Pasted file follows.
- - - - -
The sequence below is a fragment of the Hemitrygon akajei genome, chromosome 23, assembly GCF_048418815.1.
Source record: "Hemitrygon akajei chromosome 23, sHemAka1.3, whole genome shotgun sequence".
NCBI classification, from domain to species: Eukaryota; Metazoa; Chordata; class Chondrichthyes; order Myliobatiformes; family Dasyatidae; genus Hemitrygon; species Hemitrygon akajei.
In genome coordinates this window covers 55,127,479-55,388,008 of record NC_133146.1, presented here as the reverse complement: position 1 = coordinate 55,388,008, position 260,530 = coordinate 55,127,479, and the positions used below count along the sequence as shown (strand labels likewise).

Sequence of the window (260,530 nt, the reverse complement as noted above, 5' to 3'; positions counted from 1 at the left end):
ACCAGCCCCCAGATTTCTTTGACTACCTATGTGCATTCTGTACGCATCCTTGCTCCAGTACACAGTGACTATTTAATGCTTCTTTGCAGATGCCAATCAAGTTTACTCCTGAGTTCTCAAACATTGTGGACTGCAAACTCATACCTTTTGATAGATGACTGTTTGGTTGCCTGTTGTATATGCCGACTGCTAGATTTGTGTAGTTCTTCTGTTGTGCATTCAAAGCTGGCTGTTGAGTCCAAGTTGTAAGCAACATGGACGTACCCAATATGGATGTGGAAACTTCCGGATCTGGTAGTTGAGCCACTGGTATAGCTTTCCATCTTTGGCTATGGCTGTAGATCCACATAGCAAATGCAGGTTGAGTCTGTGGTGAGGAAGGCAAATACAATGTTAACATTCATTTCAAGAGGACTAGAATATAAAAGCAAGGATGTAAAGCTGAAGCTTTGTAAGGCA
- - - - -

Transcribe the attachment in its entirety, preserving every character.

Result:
The sequence below is a fragment of the Hemitrygon akajei genome, chromosome 23, assembly GCF_048418815.1.
Source record: "Hemitrygon akajei chromosome 23, sHemAka1.3, whole genome shotgun sequence".
NCBI classification, from domain to species: Eukaryota; Metazoa; Chordata; class Chondrichthyes; order Myliobatiformes; family Dasyatidae; genus Hemitrygon; species Hemitrygon akajei.
In genome coordinates this window covers 55,127,479-55,388,008 of record NC_133146.1, presented here as the reverse complement: position 1 = coordinate 55,388,008, position 260,530 = coordinate 55,127,479, and the positions used below count along the sequence as shown (strand labels likewise).

Sequence of the window (260,530 nt, the reverse complement as noted above, 5' to 3'; positions counted from 1 at the left end):
ACCAGCCCCCAGATTTCTTTGACTACCTATGTGCATTCTGTACGCATCCTTGCTCCAGTACACAGTGACTATTTAATGCTTCTTTGCAGATGCCAATCAAGTTTACTCCTGAGTTCTCAAACATTGTGGACTGCAAACTCATACCTTTTGATAGATGACTGTTTGGTTGCCTGTTGTATATGCCGACTGCTAGATTTGTGTAGTTCTTCTGTTGTGCATTCAAAGCTGGCTGTTGAGTCCAAGTTGTAAGCAACATGGACGTACCCAATATGGATGTGGAAACTTCCGGATCTGGTAGTTGAGCCACTGGTATAGCTTTCCATCTTTGGCTATGGCTGTAGATCCACATAGCAAATGCAGGTTGAGTCTGTGGTGAGGAAGGCAAATACAATGTTAACATTCATTTCAAGAGGACTAGAATATAAAAGCAAGGATGTAAAGCTGAAGCTTTGTAAGGCA